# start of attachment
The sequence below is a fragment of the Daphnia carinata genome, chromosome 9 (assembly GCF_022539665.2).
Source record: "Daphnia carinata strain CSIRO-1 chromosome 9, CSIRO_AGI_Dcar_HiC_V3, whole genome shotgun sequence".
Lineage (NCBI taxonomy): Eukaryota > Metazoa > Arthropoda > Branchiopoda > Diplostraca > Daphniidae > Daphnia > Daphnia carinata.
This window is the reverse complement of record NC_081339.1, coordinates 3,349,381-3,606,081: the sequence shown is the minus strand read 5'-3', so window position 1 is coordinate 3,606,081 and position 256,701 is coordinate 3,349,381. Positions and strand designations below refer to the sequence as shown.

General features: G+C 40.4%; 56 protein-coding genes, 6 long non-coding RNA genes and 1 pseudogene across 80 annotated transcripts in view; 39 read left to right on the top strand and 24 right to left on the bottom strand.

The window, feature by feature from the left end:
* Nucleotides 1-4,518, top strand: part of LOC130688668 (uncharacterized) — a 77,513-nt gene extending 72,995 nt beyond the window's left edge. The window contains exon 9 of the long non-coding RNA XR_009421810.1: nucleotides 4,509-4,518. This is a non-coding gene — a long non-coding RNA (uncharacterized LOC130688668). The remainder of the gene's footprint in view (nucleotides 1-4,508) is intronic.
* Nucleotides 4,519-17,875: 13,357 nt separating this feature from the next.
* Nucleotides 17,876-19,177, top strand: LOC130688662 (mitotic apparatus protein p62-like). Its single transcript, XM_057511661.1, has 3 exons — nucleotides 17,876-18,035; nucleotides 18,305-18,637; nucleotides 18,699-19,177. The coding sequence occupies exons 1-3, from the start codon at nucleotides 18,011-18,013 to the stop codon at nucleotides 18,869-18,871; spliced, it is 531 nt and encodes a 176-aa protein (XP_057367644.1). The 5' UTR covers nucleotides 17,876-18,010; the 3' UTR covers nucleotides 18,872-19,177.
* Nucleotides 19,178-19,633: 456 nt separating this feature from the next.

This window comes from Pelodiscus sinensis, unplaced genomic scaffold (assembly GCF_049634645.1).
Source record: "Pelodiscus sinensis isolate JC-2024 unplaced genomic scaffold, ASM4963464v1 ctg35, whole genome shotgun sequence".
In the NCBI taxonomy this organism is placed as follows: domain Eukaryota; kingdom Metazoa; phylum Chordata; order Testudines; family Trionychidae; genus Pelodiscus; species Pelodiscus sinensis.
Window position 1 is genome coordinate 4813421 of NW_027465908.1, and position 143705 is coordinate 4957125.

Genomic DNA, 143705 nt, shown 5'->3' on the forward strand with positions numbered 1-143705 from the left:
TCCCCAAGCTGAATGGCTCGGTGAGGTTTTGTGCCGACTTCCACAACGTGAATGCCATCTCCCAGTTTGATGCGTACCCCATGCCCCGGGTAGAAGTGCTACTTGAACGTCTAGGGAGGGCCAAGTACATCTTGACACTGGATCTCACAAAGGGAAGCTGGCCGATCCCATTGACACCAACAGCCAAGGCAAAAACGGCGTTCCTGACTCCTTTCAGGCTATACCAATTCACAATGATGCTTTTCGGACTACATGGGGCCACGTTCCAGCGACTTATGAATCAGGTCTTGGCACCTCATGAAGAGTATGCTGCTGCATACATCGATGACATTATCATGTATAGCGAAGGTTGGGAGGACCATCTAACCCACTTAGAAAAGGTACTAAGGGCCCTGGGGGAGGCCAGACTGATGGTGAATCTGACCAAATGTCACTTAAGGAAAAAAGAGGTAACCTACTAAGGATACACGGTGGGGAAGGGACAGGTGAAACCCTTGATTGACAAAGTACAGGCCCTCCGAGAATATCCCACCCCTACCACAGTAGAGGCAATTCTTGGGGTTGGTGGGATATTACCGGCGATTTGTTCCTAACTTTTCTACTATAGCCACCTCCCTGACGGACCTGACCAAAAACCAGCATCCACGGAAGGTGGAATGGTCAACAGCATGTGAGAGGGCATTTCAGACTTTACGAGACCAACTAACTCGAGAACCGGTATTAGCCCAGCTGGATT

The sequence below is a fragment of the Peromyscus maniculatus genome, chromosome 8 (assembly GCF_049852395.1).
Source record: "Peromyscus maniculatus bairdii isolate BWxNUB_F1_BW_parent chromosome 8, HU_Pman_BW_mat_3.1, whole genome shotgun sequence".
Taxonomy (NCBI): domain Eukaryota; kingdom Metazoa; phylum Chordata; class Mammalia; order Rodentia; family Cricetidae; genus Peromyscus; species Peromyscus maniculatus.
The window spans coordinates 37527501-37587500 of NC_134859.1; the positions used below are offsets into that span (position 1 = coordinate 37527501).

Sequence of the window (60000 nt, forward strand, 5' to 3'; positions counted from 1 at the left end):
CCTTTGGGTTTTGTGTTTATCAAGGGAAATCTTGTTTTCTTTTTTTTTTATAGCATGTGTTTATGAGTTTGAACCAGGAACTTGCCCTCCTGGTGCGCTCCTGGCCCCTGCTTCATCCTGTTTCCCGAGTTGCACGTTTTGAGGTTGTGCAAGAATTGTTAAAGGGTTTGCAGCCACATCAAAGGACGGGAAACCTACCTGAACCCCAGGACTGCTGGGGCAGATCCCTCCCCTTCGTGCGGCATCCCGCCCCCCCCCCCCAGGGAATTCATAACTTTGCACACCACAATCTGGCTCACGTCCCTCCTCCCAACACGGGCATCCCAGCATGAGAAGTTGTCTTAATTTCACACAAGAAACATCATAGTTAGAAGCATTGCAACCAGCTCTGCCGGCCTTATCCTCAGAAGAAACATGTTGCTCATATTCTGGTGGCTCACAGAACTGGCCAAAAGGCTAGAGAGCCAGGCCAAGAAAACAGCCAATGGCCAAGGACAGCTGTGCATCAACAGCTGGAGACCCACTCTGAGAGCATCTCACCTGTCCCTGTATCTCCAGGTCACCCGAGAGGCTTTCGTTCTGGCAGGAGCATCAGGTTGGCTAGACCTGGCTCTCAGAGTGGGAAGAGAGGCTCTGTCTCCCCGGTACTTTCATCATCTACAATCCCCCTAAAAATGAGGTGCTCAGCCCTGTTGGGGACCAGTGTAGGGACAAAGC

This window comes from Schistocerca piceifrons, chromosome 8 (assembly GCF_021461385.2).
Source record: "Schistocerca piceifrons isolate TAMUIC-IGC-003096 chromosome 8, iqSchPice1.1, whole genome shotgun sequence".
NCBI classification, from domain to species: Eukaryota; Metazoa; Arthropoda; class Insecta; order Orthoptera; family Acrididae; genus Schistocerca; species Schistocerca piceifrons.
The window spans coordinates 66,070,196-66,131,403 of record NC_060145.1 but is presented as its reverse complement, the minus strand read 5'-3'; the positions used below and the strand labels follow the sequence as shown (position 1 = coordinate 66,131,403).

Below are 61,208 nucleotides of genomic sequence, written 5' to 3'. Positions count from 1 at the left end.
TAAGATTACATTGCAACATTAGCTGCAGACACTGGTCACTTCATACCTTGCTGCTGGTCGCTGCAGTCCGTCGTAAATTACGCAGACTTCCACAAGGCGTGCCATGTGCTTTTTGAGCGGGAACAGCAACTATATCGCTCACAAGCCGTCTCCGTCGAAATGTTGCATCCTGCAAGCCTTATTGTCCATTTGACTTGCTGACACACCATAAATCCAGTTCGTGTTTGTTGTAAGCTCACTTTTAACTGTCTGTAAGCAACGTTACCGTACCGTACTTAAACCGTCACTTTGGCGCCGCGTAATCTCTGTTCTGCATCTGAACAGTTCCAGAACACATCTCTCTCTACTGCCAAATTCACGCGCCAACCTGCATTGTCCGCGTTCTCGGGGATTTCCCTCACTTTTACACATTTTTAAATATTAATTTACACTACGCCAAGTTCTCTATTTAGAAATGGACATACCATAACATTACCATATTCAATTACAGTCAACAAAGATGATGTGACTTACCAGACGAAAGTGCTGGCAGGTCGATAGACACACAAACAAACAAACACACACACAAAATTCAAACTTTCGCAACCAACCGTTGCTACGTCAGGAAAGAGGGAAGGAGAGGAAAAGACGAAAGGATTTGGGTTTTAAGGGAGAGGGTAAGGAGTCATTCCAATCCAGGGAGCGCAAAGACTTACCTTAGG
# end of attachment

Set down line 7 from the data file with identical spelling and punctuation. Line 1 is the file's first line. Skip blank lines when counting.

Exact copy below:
* Nucleotides 1-4,518, top strand: part of LOC130688668 (uncharacterized) — a 77,513-nt gene extending 72,995 nt beyond the window's left edge. The window contains exon 9 of the long non-coding RNA XR_009421810.1: nucleotides 4,509-4,518. This is a non-coding gene — a long non-coding RNA (uncharacterized LOC130688668). The remainder of the gene's footprint in view (nucleotides 1-4,508) is intronic.